Catherynne Valente understands the power of threes, of repetition and incantation, the stuff of fairy tales. In Deathless, her powerful evocation of old Russian fairy tales, she uses both the matter and the style of stories from outside the realm of ordinary time to capture something about real, cruel, and tragic history that might otherwise be inexpressible.
The real history is that of Russia under the last tsar and the first communists, culminating in the siege of Leningrad during World War II. But this part of the story is never in the foreground. Instead, Valente weaves her plot from a wealth of magical tales that comment on that time, and somehow, redeem it.
Marya waits in a window, until at last her husband comes to her: and he is Koschei the Deathless, Tsar of Life, who spirits her away to his kingdom in the east. Many fearful and beloved figures of Russian folklore come to life here, the house fairies behind the hearth, Baba Yaga with her chicken-legged wagon, the firebird itself, glowing in the forest.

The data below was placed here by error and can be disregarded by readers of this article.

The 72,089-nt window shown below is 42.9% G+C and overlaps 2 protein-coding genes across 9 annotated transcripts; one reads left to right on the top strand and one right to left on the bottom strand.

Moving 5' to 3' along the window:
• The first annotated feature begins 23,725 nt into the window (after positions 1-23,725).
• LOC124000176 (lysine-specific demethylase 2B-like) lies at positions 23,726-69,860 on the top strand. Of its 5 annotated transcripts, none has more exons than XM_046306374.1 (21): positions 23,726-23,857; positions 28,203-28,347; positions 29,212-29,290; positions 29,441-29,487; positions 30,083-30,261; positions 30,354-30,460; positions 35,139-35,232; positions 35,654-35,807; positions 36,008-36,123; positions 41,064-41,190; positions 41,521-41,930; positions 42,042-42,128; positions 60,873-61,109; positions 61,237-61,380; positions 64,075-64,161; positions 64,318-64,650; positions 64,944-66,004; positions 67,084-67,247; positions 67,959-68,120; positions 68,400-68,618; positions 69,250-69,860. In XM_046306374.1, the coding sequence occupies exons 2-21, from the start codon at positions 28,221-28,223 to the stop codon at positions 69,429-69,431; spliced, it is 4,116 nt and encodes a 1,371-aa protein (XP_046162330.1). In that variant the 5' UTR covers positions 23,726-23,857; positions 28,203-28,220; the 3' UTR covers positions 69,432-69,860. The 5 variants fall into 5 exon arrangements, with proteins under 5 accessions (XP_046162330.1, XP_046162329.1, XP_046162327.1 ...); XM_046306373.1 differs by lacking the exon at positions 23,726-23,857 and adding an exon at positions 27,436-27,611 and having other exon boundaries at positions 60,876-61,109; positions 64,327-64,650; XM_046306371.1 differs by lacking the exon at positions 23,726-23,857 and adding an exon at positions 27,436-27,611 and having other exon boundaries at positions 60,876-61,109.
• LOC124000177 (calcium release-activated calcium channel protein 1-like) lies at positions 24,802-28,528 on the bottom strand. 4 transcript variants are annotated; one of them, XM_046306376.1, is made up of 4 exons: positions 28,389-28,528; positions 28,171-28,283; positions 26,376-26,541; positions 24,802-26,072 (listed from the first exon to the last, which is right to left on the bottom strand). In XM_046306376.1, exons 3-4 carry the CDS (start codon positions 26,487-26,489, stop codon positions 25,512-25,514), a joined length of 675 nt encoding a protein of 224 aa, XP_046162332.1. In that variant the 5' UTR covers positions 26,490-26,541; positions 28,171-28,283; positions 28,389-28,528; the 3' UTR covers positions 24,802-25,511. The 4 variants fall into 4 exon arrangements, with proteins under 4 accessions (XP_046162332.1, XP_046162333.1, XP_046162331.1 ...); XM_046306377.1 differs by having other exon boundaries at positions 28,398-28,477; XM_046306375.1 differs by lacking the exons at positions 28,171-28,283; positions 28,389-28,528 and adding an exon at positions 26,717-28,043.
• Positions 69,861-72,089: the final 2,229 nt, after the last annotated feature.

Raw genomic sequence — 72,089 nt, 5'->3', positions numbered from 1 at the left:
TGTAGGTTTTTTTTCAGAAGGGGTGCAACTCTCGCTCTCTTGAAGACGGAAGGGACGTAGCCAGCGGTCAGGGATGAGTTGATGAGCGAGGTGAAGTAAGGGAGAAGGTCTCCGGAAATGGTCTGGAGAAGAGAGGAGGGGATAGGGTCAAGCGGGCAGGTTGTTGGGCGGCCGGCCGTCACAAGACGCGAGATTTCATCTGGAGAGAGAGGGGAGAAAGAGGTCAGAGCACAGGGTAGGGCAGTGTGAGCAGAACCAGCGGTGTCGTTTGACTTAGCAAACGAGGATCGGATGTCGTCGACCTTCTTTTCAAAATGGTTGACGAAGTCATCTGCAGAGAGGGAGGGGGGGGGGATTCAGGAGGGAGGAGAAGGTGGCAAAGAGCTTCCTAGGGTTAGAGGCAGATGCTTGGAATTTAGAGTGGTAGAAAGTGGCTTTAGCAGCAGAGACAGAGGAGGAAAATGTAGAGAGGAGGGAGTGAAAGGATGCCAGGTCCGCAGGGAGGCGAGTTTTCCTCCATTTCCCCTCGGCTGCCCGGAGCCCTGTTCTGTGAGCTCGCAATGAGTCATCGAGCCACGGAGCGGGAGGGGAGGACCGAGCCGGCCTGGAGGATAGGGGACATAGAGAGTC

The war in the fairy tale world, between the Tsar of Life and the Tsar of Death, reconnects Marya with the war in the “real” world, where the Nazis are attacking Stalin’s Russia. How the world of the imagination succors and ultimately saves the other is the theme of this ambitious and extraordinary novel. Scraps of poetry by Anna Akhmatova, spooky and elliptical, reinforce the many-leveled feel of the book. A wonderful piece of work.